In the five years that I was with the ABS-CBN Sports website, I was fortunate enough to have covered quite a number of memorable sports moments, so when I was asked to write about which was the most memorable for me, it was tough to narrow it down to just one single coverage. I could have written about Letran’s momentous upset of a dynasty-seeking San Beda in the NCAA Season 91 Finals, or I could have written about the Philippine Azkals making history by clinching a spot in the 2019 AFC Asian Cup.  Being an MMA fan, I could have written about getting to be Octagon-side for the UFC’s first and only trip to Manila, which was indeed a dream come true for me.  When I think about it however, the coverage that sticks with me to this day, even four years later, was being cage-side, just inches away from Eduard  “Landslide” Folayang as he pummeled Shinya Aoki to become the ONE Lightweight World Champion in Singapore back in 2016.  I tell people about that night all the time, and I believe I’ll continue to do so for the rest of my life.  A Fan First As I mentioned earlier, I’m an MMA fan. In fact, being a fan was actually how I eventually got into sports writing.  During my first year or so with ABS-CBN, I got wind of a show on Balls Channel entitled “The Takedown” which was, you guessed it, about the UFC. Immediately, I knew that I wanted to be a part of that show, in any capacity. I even offered to research or write for free, LOL.  While I never did get to work on the show (because unfortunately, it lasted only a few episodes), I did get to make some connections (shoutout to Sir Lori, Ms. Jo, and Ms. Anna!) which eventually landed me a gig as a UFC writer for the Balls Channel Website. During that time, I got to meet and interview stars like BJ Penn, Alexander Gustafsson, Urijah Faber, Cung Le, and even Arianny Celeste. For an MMA fan like me, it was like working a dream job. It was a pretty sweet gig.  Eventually, that job with the Balls Channel Website would lead me to a spot on the ABS-CBN Sports Website which was launched in 2015. By 2016, I had started covering Asia-based MMA promotion ONE Championship quite a bit because ABS-CBN had signed a broadcast deal with them, and because ONE had a ton of homegrown Pinoy fighters on their roster, most notably Folayang and the Team Lakay guys.  Folayang, whose contract with ONE expired in March of 2016, re-signed with the promotion and returned to action in August, defeating Adrian Pang by Unanimous Decision in Macau. That win over Pang earned Folayang the biggest bout of his career at that point: a title shot against reigning champion Aoki.  When I learned of that title fight, I was very excited for Folayang, but had little expectations for his chances, being that Aoki was a legend in the sport.  Best Seat in the House Eduard Folayang finally getting to fight for a world championship was a huge deal for Filipino MMA fans, especially those that had followed the Baguio-based star’s career since his days in the URCC. The Pinoy star was on ONE’s first ever event, but could never seem to gain enough momentum to compete for a world title, until that point.  That November night in Singapore, all the years of work sacrifice that Folayang had put in during his nine-year MMA career would finally pay off.  This was only my second time to cover a ONE event overseas, so apart from having to write stories, I also had to take pictures. Learning from my past mistakes, I asked if I could have a spot cage-side so that I could take some at least decent photos. Thankfully, the ONE people agreed and gave me a spot just beside one of the judges’ tables.  I had the best seat in the house.  Now, as I said, I had tapered my expectations for the fight. I had seen what Aoki could do in the cage. I’ve seen the guy break peoples’ bones before, so honestly, I was just hoping that he wouldn’t injure Folayang. Our guy was the underdog heading into this fight, no doubt about it.  Of course, as a Filipino and as a fan I was hoping for a massive upset. The beautiful thing about MMA is anything can happen.  Shock The World This was legitimately the first time that I felt nervous covering a fight. It’s like that feeling you have when your favorite basketball team is in a close game with just seconds left.  That first round was a frigging whirlwind of emotions if you’re a Pinoy MMA fan. It looked like Aoki was within moments of being able to submit Folayang on multiple occasions.  The second round was a little bit more relaxed for Folayang, especially since he had been able to survive Aoki’s opening round grappling blitz. It looked like he was a bit more confident and he started to throw some of his trademark spinning kicks and elbows.  A miscalculated flying knee attempt led to another Aoki takedown, but this time around, Folayang appeared a little more calm and relaxed under the pressure.  Late in the round, Folayang began to attack Aoki’s torso with punches and kicks, and it looked like it had the Japanese legend a bit winded. The tide had shifted.  Heading into the third round, there was a different feeling in the air. It felt like Aoki was done, and it felt like Folayang knew it.  In the opening seconds of that fateful third frame, Folayang knew exactly what Aoki was going to do and had an answer for it. Aoki shot in for a takedown, and Folayang countered it with a jumping knee to the jaw.  For a brief second, Folayang was on his behind, but managed to outmuscle Aoki and deliver another vicious knee.  “Oh sh*t!” I yelled internally while scrambling to take photos of the ensuing beatdown.  Folayang turned Aoki over and began to connect with punch after unanswered punch.  Without taking my eye away from my camera’s viewfinder, I started yelling for Folayang to finish it.  Folayang continued to punish Aoki with piston-like punches as the Singapore Indoor Stadium began to erupt.  For what felt like an eternity, referee Yuji Shimada watched as Folayang unloaded nine years worth of heartbreak and frustration into a ground-and-pound sequence.  And then, it was over.  There was a new lightweight king.  AND NEW! EDUARD FOLAYANG STOPS SHINYA AOKI IN ROUND 3! — Santino Honasan???? (@honasantino) November 11, 2016     The Landslide Reigns As much as I would have wanted to keep it cool, I started to freak out. I looked to my right and saw my fellow Pinoy journalists doing the same, one was even standing on the table, cheering the new world champion on.  At that point, I had watched UAAP championships, NCAA championships, even some boxing world championships, but this one was different. I knew what Folayang had gone through. I knew that the odds were stacked against him.  As the confetti began to rain down and the celebration inside the ring continued, I recomposed myself and started to take pictures again. I wanted to be able to capture this moment.  After the official decision and the post-fight interview, I remember calling out to Folayang so that I could take a photo of him with his shiny new toy.  I’ve gotten to witness other members of Team Lakay become champions since then. I’ve been blessed enough to see Geje Eustaquio, Kevin Belingon and Joshua Pacio all become titleholders within a single year. While getting to see Team Lakay draped in gold to end 2018 was definitely a sight to behold, being there cage side as ‘Manong Ed’ realized a life-long dream was definitely an experience that I won’t soon forget.  Folayang's title win wasn't Team Lakay's first world champmionship, and it isn't the last. For me however, I think it's the most important, because it showed that no matter how many times you fall, you can still find your way to the top.  Everyone loves a good underdog story.  -- Santino Honasan has served as a sub-section editor for ABS-CBN Sports' website since 2015. He is among thousands of ABS-CBN employees who will be retrenched on August 31, 2020. .....»»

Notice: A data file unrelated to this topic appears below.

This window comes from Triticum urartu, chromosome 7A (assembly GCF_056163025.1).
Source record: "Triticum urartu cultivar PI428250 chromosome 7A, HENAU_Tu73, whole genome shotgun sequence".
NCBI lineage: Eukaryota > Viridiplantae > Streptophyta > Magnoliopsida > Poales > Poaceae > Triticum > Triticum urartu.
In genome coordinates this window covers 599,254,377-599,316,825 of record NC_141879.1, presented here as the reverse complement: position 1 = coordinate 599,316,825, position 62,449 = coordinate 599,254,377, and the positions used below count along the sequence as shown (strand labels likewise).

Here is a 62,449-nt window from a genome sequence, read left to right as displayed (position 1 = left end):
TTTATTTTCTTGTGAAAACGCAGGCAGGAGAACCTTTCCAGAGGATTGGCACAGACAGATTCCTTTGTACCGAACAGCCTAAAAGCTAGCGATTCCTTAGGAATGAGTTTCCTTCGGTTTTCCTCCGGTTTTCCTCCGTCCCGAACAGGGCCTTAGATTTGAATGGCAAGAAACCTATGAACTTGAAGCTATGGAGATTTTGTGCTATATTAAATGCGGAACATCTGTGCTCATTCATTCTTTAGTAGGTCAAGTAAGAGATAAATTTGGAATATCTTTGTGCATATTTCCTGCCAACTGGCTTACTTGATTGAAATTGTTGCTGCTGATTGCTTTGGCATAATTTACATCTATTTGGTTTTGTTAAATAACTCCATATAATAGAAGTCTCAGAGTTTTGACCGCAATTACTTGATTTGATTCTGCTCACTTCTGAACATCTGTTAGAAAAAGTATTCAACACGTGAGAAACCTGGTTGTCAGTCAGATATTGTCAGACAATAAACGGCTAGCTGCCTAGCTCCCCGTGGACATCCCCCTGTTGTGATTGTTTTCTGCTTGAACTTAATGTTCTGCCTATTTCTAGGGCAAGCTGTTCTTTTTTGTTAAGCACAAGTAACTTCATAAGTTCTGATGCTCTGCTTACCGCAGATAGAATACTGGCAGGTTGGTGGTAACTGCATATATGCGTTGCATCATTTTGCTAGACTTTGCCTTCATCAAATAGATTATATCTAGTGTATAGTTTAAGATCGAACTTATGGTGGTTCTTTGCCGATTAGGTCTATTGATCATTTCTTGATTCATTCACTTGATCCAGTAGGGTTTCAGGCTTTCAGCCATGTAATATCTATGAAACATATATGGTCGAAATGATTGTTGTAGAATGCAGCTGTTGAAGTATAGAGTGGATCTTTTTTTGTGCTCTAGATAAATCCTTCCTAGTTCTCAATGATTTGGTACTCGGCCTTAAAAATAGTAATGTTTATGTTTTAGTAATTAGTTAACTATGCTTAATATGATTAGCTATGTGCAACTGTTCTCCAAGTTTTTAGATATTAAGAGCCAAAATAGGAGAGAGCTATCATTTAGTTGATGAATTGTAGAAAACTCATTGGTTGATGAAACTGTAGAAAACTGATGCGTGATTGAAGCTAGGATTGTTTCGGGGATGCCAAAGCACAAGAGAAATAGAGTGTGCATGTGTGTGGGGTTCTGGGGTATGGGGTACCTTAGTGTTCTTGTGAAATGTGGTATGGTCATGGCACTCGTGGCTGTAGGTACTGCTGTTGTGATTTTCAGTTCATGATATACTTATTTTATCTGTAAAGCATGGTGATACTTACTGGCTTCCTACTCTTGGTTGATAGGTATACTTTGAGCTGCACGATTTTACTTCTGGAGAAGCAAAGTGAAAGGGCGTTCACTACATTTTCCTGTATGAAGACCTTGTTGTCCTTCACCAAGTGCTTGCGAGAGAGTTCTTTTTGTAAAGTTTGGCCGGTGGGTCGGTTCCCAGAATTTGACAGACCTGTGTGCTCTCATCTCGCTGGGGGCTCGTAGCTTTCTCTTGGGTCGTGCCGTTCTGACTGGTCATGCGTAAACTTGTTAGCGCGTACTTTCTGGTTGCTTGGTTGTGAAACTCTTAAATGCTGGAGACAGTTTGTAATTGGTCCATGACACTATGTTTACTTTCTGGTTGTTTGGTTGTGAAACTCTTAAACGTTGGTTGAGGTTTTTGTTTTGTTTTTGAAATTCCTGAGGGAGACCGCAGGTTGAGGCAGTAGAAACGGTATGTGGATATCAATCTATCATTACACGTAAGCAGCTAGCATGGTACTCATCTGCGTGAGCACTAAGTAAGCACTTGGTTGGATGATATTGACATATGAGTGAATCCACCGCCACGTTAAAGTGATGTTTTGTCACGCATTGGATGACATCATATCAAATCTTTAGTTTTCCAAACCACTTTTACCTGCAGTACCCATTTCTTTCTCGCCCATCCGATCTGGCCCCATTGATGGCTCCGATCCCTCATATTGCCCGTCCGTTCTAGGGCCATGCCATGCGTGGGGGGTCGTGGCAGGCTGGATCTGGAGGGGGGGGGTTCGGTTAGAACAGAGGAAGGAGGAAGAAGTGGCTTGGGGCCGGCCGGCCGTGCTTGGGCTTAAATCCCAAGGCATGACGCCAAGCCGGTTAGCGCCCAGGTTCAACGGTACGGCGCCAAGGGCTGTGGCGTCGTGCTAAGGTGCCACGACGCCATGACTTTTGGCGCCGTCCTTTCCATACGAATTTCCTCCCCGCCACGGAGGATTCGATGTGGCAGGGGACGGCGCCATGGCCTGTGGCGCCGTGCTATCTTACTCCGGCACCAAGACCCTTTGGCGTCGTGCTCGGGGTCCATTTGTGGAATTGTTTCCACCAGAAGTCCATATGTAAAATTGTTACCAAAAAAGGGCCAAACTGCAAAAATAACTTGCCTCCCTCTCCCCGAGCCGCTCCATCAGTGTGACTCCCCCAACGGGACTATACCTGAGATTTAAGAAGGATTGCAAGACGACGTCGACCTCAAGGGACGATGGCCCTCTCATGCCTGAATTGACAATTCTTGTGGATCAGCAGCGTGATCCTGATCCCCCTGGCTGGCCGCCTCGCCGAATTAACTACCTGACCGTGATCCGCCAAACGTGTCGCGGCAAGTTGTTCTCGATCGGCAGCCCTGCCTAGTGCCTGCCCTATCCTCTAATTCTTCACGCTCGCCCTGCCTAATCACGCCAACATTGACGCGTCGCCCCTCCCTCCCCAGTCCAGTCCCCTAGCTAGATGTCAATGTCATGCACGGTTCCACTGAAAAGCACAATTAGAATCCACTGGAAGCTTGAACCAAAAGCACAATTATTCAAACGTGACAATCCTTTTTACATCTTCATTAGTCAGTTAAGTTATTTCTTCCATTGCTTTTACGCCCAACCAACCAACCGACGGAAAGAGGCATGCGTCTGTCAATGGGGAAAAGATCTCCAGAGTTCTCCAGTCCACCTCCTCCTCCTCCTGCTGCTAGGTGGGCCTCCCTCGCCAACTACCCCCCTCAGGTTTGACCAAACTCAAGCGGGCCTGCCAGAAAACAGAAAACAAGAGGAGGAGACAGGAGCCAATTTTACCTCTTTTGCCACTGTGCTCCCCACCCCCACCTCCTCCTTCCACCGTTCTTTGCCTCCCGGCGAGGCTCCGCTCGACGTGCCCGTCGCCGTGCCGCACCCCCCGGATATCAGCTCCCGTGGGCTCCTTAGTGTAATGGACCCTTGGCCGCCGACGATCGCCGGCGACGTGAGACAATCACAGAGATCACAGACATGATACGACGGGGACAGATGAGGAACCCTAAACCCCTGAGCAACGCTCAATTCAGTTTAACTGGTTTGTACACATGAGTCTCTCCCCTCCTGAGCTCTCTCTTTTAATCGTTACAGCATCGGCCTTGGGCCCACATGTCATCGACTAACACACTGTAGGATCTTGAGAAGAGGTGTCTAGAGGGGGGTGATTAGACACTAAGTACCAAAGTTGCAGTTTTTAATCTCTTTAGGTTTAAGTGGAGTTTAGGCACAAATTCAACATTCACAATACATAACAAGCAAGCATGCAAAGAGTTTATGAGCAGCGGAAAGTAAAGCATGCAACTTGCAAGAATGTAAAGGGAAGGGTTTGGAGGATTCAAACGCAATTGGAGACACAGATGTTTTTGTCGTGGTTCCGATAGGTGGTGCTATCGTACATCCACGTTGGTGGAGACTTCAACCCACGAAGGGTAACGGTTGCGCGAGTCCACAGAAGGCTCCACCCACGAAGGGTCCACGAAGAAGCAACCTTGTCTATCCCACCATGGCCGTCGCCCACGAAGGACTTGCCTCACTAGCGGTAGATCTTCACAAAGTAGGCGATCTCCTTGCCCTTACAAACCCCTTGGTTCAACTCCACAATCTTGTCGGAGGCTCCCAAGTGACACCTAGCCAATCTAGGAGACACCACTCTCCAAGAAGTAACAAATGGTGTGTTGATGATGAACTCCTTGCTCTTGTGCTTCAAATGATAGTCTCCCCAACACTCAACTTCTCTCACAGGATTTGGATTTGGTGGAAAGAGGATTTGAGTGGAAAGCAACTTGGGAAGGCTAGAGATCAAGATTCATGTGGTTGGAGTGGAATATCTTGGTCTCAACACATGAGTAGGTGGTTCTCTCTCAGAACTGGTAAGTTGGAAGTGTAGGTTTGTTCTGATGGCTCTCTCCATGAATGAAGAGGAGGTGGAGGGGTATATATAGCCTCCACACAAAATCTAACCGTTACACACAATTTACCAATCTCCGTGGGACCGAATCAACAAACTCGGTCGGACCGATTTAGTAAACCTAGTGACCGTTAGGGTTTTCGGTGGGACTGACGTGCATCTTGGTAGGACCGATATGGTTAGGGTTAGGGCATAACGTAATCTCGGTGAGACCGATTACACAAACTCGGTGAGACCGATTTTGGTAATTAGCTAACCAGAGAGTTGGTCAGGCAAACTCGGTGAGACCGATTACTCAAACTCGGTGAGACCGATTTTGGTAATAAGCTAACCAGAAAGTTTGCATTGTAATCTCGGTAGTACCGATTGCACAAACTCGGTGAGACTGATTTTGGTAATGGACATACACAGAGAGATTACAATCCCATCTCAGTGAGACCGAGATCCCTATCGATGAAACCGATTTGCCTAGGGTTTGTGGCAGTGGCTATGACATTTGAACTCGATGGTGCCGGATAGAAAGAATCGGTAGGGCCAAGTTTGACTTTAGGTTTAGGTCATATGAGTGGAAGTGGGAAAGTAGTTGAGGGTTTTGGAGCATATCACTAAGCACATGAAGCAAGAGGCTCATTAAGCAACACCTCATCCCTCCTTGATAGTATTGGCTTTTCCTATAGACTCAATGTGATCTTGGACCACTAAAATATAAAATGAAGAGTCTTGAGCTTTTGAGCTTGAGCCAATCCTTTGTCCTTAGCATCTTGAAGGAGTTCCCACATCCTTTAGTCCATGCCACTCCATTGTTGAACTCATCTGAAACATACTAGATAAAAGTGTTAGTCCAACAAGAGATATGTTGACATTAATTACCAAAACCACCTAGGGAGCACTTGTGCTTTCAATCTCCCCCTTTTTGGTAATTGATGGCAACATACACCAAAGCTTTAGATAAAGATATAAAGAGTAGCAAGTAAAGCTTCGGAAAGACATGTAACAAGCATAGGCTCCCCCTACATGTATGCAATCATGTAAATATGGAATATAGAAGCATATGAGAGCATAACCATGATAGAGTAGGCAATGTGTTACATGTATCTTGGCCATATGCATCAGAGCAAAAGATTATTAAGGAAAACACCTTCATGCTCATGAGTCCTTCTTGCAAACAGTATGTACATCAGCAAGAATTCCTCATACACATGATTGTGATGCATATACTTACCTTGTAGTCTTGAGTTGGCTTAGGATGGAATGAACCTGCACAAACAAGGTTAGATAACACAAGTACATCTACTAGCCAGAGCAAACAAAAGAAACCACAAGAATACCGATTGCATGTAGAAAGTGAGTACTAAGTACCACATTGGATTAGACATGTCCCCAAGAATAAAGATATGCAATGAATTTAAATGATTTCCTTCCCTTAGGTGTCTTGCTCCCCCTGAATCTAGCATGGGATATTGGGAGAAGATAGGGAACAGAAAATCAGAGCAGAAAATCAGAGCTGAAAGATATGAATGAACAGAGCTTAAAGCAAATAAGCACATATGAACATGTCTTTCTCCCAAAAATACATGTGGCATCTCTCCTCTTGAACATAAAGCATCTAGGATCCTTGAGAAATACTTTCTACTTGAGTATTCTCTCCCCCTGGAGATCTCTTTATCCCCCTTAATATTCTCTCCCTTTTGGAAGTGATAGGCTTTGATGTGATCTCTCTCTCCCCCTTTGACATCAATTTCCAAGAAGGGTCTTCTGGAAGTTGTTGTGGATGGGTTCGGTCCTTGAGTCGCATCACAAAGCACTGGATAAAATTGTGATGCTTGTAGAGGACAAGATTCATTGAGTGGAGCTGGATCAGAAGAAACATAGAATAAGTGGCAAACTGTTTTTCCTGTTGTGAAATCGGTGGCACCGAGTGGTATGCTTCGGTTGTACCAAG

Category: sportsSource:  abscbnRelated NewsAug 29th, 2020